This sermon is the first of a three-part series on the last hours of Jesus’ life before the cross. We begin our series in the Garden of Gethsemane in Mark 14:32-52. This sermon examines the difficulty of praying Jesus’ prayer, “Not what I want, but what you want,” both for Jesus and for us.

Sermon Text: Mark 14:32-52

The following is my original manuscript.

I grew up thinking of my dad as someone who was always tough, always strong. In fact, when I was kid I remember thinking that Dad’s arms were as thick as tree trunks. He was like Popeye without the anchor tattoos on his forearms. He was in the Air Force, anyway, not the Navy. Even today, I look at myself in the mirror and think [flex muscles], “Nope. I don’t look nearly as strong as he did.” If I were ever taunted on the playground about whose dad was tougher and “my dad could beat your dad up”… Well, I knew the answer. I knew that my dad could beat anyone else’s dad up. No contest.

This is in part why it was shocking to my 10-year-old mind when my dad’s mother, “Granny,” died. Because I saw Dad cry for the first time. That was so weird to me. I mean, I cried all the time back then. But Dad never cried. At least until then. Read the rest of this entry »

“Mine to avenge”

March 20, 2012

This hasn’t been a good week for my favorite contemporary radio show, This American Life. On Sunday, they ran an episode-length retraction of a recent story about Foxconn, Apple Computer’s Chinese manufacturing partner.

Good for them, I say, and no hard feelings here: Ira Glass and Co. still rule the airwaves when it comes to exploiting radio’s unique strengths to tell a good story. One story from last week’s episode, “Slow to React,” (re-broadcast from 2011) was one of the best I’ve heard in a long time.

The story, “When I Grow Up,” is a journalist’s unflinching, first-person account of a murder he planned to commit. The journalist, David Holthouse, begins: “This time last year I was plotting to kill a man. This time last year I had a gun and a silencer and a plan.” The prospective murder victim, it turns out, raped Holthouse 25 years earlier, when Holthouse was seven and the rapist was 15. (“Molester,” Holthouse believes, is too gentle a term for what this person did.) His parents were good friends and neighbors of the teenager’s parents.

Holthouse never told anyone about the rape—naturally, the rapist threatened to kill him if he did. So he grew up feeling both ashamed and guilty. Did his silence enable his rapist to claim more victims? Holthouse knew the research: he likely wasn’t the only one. Not by a long shot. Meanwhile, the man, Holthouse learned, was never arrested for other crimes. He was now a husband with children and stepchildren of his own.

Holthouse wanted to do something to right the wrong, but not at the expense of having other people find out what happened to him. He didn’t want to be perceived as “damaged goods”—someone who couldn’t be trusted around kids. (He had made a blood oath with himself, he said, to commit suicide if he ever felt the impulse to molest children.) And he didn’t want his parents to blame themselves.

For whatever reason, he decided that murder was his best option. He formulated a plan, and he believed he would get away with it. He was only saved from carrying it out when his mother found his childhood diary. She read an entry, a few years after the fact, in which he described the incident. Now the news was out. After being confronted by Holthouse’s parents, the man confessed that he had done what Holthouse described in his diary. Obviously, the statute of limitations had run out a long time ago.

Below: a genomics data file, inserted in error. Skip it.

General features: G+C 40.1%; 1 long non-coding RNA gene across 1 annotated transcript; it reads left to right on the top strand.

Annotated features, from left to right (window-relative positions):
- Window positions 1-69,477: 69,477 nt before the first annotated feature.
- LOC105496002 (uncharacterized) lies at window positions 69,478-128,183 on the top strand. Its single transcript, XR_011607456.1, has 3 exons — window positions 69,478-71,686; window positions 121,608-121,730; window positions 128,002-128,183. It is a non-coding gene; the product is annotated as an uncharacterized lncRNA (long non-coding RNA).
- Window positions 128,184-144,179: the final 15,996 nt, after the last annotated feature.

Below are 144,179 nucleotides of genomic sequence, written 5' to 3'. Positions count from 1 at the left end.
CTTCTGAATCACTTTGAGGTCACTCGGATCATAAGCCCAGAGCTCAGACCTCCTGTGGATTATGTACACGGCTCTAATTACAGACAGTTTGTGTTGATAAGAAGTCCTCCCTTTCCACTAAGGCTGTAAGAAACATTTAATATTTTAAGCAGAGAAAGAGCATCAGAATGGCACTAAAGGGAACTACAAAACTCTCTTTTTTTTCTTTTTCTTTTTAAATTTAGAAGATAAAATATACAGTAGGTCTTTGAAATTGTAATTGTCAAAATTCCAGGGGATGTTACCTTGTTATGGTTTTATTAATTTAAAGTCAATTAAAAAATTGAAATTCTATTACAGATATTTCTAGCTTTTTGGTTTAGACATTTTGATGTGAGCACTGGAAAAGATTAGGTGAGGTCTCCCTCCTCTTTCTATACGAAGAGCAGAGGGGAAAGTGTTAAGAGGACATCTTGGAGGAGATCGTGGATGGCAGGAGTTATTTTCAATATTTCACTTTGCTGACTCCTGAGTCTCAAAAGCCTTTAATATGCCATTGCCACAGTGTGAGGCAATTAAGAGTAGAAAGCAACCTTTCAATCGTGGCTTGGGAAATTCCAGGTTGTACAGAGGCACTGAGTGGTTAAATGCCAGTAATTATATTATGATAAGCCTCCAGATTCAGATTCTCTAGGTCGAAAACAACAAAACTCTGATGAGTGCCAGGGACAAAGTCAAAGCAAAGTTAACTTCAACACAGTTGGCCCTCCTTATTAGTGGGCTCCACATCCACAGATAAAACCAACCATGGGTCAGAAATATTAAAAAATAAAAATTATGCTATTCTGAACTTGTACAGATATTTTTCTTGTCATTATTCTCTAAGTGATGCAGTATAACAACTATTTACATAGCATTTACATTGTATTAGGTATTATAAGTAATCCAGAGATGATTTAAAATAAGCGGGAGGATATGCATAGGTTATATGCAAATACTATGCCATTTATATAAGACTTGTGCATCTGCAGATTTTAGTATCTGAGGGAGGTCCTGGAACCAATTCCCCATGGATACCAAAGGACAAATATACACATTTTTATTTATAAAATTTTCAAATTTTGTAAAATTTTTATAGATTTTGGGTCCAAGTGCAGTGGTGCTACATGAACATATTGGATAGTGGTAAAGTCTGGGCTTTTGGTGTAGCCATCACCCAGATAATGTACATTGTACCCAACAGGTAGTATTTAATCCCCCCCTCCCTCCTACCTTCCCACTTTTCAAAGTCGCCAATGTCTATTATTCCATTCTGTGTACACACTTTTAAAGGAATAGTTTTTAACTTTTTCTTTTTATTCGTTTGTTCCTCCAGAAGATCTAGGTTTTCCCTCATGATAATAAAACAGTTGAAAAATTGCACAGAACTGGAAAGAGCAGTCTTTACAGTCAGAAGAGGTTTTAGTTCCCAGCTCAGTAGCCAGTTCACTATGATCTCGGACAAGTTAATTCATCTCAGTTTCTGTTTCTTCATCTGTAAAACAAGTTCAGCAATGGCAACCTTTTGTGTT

Eventually, Holthouse arranged a meeting, in public, with the man, who begged forgiveness. He told him he had wanted to apologize for years; that the incident had weighed on his conscience; and that he hoped—best case—that Holthouse had somehow forgotten about it. He assured Holthouse, repeatedly, that he was the only victim.

Holthouse said, “All the experts say he was almost certainly lying. But then, all the experts also say that it was extremely unusual for him to admit his crime to me, let alone his wife and parents. And he did at least make an admission to his parents. I checked.” Listen to the story and decide for yourself—or, like me, remain undecided.

Regardless, the story bears witness to the power of forgiveness—or as close to forgiveness as someone in Holthouse’s position should be expected to come. What’s clear is that this meeting between abuser and victim enabled the victim to let go of the hatred that had enslaved him for 25 years.

Holthouse explains that while he didn’t grow up in a religious home (is he religious now?), he thought of Paul’s words from Romans 12:19 (which Holthouse quotes from the NIV): “Do not take revenge, my friends, but leave room for God’s wrath, for it is written: ‘It is mine to avenge; I will repay,’ says the Lord.'”

I can’t think of a more appropriate scripture. Can you?

I’ve talked a lot recently on this blog and in sermons about God’s wrath, as well as our modern squeamishness toward the concept. But isn’t it clear in this case that God’s wrath is a good thing? That the kind of forgiveness that someone like Holthouse can extend to his rapist is underwritten by God’s wrath? That only God can ensure that justice is fully and finally done?

I don’t want this kind of sin to go unpunished. Do you? And, of course, I’m well aware that I have my own sins to worry about. All I can say is, “Thank you, Jesus, for forgiving me.” But the forgiveness that comes through the cross isn’t a matter of getting off scot-free. All of us, even those of us who are Christians, will will one day own up to each and every sin. This is the meaning of Final Judgment. Even though it won’t mean hell, I can’t imagine that it won’t be painful.

What do you think?